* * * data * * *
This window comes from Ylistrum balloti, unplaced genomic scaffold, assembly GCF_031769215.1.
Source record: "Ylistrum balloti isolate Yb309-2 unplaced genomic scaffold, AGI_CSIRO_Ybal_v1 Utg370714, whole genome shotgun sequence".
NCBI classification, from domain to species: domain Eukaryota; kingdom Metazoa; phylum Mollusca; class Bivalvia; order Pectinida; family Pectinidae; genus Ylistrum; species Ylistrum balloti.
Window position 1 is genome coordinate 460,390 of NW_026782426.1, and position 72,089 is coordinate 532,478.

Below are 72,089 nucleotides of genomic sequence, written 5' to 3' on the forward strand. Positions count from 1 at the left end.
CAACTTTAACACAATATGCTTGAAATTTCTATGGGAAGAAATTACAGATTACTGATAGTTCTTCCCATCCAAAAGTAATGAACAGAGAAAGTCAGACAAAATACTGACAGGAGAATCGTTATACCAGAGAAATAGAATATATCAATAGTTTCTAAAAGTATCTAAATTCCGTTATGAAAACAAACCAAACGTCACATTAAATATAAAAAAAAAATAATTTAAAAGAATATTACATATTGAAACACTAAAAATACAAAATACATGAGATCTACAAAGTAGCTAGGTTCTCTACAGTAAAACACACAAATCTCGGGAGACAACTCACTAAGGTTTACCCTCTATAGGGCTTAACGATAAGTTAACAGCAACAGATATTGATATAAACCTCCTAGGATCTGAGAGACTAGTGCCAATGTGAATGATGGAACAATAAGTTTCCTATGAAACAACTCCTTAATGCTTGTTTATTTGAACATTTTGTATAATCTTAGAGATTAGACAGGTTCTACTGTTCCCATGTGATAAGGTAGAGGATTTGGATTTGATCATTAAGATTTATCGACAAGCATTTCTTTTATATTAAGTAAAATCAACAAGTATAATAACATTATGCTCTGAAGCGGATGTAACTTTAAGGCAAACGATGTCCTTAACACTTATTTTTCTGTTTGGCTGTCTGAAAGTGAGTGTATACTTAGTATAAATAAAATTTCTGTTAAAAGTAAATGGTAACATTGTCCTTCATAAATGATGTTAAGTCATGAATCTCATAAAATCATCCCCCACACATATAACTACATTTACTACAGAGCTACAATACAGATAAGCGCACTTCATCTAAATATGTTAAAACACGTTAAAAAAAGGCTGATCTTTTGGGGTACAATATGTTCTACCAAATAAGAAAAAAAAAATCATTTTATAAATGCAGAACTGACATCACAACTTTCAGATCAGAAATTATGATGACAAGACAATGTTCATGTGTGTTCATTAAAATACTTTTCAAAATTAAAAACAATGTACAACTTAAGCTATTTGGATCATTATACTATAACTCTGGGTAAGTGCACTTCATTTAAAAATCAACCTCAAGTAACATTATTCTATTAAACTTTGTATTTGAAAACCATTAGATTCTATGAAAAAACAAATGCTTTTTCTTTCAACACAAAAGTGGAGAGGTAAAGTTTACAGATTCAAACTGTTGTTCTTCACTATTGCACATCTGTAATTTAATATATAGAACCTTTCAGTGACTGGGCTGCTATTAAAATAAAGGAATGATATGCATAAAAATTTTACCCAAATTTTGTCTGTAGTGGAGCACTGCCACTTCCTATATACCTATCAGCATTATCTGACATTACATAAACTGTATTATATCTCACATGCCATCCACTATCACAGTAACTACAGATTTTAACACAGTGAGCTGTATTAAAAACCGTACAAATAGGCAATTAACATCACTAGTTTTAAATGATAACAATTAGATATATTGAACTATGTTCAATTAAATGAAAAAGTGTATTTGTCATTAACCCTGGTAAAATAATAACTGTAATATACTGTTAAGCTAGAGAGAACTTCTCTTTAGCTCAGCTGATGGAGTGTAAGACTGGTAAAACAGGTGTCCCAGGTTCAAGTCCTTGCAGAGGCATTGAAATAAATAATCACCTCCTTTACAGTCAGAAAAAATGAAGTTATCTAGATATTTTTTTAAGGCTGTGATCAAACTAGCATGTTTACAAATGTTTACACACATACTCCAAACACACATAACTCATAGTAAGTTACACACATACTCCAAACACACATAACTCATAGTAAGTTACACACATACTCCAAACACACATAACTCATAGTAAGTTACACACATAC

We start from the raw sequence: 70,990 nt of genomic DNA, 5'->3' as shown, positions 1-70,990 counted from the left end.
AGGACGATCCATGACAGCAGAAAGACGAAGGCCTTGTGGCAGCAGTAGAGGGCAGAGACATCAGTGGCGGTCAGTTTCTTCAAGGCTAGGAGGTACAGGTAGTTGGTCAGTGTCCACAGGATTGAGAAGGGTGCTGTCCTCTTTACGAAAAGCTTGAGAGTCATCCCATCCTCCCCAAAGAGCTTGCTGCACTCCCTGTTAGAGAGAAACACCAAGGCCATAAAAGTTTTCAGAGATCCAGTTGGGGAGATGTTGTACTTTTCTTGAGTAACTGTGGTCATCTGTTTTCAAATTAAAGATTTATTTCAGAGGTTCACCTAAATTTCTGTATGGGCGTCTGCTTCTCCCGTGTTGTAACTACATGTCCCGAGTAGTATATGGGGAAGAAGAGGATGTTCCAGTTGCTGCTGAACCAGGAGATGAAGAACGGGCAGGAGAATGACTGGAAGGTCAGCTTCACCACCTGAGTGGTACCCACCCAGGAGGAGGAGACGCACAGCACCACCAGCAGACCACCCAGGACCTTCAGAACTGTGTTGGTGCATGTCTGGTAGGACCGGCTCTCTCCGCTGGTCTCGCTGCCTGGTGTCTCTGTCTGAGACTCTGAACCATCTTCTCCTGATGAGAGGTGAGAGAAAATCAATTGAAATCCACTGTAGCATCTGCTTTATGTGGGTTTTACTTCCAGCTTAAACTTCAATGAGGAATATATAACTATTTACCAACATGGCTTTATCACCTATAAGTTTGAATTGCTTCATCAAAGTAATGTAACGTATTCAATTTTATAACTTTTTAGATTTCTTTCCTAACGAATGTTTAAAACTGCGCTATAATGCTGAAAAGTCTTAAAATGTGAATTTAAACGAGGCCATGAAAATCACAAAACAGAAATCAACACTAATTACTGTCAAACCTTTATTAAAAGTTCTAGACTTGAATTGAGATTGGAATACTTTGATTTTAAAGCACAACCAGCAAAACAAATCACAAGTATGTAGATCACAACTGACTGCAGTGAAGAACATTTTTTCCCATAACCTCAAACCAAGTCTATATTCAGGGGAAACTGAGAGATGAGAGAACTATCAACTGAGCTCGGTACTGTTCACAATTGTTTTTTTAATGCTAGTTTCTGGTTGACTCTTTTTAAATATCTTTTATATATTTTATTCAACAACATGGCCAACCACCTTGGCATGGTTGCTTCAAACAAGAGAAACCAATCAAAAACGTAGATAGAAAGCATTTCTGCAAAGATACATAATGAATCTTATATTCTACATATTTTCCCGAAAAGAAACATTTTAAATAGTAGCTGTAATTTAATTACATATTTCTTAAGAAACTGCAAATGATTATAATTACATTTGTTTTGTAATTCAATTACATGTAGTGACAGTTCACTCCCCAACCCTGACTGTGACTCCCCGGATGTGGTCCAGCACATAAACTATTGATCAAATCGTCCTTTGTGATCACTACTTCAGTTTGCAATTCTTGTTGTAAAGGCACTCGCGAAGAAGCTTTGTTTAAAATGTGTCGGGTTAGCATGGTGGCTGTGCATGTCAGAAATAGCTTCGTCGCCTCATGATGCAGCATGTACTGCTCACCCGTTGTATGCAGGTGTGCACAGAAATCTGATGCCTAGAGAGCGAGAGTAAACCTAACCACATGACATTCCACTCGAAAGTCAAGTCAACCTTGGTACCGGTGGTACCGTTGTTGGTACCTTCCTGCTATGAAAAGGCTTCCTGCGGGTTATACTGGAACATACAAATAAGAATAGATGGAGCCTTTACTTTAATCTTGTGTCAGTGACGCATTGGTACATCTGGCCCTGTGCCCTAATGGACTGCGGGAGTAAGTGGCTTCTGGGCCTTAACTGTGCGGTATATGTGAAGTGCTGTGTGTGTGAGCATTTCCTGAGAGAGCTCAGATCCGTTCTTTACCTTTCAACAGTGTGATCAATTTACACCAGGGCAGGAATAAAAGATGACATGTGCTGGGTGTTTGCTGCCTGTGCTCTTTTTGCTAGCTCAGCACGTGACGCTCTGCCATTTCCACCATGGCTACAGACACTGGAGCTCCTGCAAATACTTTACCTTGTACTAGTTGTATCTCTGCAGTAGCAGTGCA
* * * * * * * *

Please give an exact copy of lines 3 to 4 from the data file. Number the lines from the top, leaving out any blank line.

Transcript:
NCBI classification, from domain to species: domain Eukaryota; kingdom Metazoa; phylum Mollusca; class Bivalvia; order Pectinida; family Pectinidae; genus Ylistrum; species Ylistrum balloti.
Window position 1 is genome coordinate 460,390 of NW_026782426.1, and position 72,089 is coordinate 532,478.